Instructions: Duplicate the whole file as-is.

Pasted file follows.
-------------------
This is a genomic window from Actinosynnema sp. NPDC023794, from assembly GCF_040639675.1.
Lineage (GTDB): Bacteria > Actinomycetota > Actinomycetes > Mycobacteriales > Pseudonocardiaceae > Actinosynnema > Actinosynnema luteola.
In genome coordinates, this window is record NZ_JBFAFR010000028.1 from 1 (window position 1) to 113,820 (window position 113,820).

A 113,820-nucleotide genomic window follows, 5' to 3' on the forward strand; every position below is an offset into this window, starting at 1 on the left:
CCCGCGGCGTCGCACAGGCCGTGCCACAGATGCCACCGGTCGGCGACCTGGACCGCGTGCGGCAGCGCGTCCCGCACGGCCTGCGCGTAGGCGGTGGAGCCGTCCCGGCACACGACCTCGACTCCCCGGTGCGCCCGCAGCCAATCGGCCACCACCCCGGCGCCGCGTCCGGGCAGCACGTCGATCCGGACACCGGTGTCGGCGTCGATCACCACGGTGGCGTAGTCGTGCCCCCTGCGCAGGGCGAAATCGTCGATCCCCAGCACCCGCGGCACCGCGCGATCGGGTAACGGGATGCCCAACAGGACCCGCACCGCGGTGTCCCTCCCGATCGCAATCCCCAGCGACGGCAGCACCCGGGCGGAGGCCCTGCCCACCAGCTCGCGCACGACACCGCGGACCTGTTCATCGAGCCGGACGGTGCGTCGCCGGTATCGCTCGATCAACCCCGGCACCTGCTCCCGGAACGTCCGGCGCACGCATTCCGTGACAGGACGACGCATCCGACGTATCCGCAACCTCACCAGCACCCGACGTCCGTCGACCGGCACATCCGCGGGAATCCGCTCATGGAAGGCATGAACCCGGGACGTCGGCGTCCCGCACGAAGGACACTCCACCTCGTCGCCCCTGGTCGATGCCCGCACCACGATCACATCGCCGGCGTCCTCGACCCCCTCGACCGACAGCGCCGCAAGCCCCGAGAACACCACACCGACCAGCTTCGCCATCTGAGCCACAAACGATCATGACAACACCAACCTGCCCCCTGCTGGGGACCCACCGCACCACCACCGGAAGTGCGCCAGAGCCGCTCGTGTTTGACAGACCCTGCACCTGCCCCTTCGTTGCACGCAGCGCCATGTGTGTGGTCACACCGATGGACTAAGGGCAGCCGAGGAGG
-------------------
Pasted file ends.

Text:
This is a genomic window from Actinosynnema sp. NPDC023794, from assembly GCF_040639675.1.
Lineage (GTDB): Bacteria > Actinomycetota > Actinomycetes > Mycobacteriales > Pseudonocardiaceae > Actinosynnema > Actinosynnema luteola.
In genome coordinates, this window is record NZ_JBFAFR010000028.1 from 1 (window position 1) to 113,820 (window position 113,820).

A 113,820-nucleotide genomic window follows, 5' to 3' on the forward strand; every position below is an offset into this window, starting at 1 on the left:
CCCGCGGCGTCGCACAGGCCGTGCCACAGATGCCACCGGTCGGCGACCTGGACCGCGTGCGGCAGCGCGTCCCGCACGGCCTGCGCGTAGGCGGTGGAGCCGTCCCGGCACACGACCTCGACTCCCCGGTGCGCCCGCAGCCAATCGGCCACCACCCCGGCGCCGCGTCCGGGCAGCACGTCGATCCGGACACCGGTGTCGGCGTCGATCACCACGGTGGCGTAGTCGTGCCCCCTGCGCAGGGCGAAATCGTCGATCCCCAGCACCCGCGGCACCGCGCGATCGGGTAACGGGATGCCCAACAGGACCCGCACCGCGGTGTCCCTCCCGATCGCAATCCCCAGCGACGGCAGCACCCGGGCGGAGGCCCTGCCCACCAGCTCGCGCACGACACCGCGGACCTGTTCATCGAGCCGGACGGTGCGTCGCCGGTATCGCTCGATCAACCCCGGCACCTGCTCCCGGAACGTCCGGCGCACGCATTCCGTGACAGGACGACGCATCCGACGTATCCGCAACCTCACCAGCACCCGACGTCCGTCGACCGGCACATCCGCGGGAATCCGCTCATGGAAGGCATGAACCCGGGACGTCGGCGTCCCGCACGAAGGACACTCCACCTCGTCGCCCCTGGTCGATGCCCGCACCACGATCACATCGCCGGCGTCCTCGACCCCCTCGACCGACAGCGCCGCAAGCCCCGAGAACACCACACCGACCAGCTTCGCCATCTGAGCCACAAACGATCATGACAACACCAACCTGCCCCCTGCTGGGGACCCACCGCACCACCACCGGAAGTGCGCCAGAGCCGCTCGTGTTTGACAGACCCTGCACCTGCCCCTTCGTTGCACGCAGCGCCATGTGTGTGGTCACACCGATGGACTAAGGGCAGCCGAGGAGG